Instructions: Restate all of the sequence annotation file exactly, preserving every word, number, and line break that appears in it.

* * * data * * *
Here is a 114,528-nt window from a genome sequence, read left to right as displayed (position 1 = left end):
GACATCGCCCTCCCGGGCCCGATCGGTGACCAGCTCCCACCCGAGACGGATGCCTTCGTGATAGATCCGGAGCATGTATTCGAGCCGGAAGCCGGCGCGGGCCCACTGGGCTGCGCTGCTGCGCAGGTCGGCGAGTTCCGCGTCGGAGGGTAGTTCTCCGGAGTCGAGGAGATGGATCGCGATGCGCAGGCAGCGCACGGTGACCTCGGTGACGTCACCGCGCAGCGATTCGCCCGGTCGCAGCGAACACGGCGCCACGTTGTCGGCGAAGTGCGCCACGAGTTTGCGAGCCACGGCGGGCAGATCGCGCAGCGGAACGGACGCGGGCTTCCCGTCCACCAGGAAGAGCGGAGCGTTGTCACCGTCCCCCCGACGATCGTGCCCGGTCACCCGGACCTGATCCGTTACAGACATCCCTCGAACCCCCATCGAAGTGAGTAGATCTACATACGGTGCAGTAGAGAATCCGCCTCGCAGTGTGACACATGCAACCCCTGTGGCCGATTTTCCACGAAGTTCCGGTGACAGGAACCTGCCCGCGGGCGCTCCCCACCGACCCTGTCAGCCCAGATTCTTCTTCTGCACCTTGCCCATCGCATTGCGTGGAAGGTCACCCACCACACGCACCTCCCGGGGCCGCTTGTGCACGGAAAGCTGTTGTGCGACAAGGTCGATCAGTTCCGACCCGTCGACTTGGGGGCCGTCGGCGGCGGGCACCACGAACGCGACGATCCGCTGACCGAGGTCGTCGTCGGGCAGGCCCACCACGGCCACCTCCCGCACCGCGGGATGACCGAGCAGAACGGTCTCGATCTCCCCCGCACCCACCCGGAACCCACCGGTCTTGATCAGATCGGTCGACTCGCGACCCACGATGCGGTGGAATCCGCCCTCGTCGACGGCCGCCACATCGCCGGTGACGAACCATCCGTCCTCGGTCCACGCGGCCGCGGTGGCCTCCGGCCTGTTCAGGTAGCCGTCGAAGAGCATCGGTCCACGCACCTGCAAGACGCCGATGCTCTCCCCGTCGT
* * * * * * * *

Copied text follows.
Here is a 114,528-nt window from a genome sequence, read left to right as displayed (position 1 = left end):
GACATCGCCCTCCCGGGCCCGATCGGTGACCAGCTCCCACCCGAGACGGATGCCTTCGTGATAGATCCGGAGCATGTATTCGAGCCGGAAGCCGGCGCGGGCCCACTGGGCTGCGCTGCTGCGCAGGTCGGCGAGTTCCGCGTCGGAGGGTAGTTCTCCGGAGTCGAGGAGATGGATCGCGATGCGCAGGCAGCGCACGGTGACCTCGGTGACGTCACCGCGCAGCGATTCGCCCGGTCGCAGCGAACACGGCGCCACGTTGTCGGCGAAGTGCGCCACGAGTTTGCGAGCCACGGCGGGCAGATCGCGCAGCGGAACGGACGCGGGCTTCCCGTCCACCAGGAAGAGCGGAGCGTTGTCACCGTCCCCCCGACGATCGTGCCCGGTCACCCGGACCTGATCCGTTACAGACATCCCTCGAACCCCCATCGAAGTGAGTAGATCTACATACGGTGCAGTAGAGAATCCGCCTCGCAGTGTGACACATGCAACCCCTGTGGCCGATTTTCCACGAAGTTCCGGTGACAGGAACCTGCCCGCGGGCGCTCCCCACCGACCCTGTCAGCCCAGATTCTTCTTCTGCACCTTGCCCATCGCATTGCGTGGAAGGTCACCCACCACACGCACCTCCCGGGGCCGCTTGTGCACGGAAAGCTGTTGTGCGACAAGGTCGATCAGTTCCGACCCGTCGACTTGGGGGCCGTCGGCGGCGGGCACCACGAACGCGACGATCCGCTGACCGAGGTCGTCGTCGGGCAGGCCCACCACGGCCACCTCCCGCACCGCGGGATGACCGAGCAGAACGGTCTCGATCTCCCCCGCACCCACCCGGAACCCACCGGTCTTGATCAGATCGGTCGACTCGCGACCCACGATGCGGTGGAATCCGCCCTCGTCGACGGCCGCCACATCGCCGGTGACGAACCATCCGTCCTCGGTCCACGCGGCCGCGGTGGCCTCCGGCCTGTTCAGGTAGCCGTCGAAGAGCATCGGTCCACGCACCTGCAAGACGCCGATGCTCTCCCCGTCGT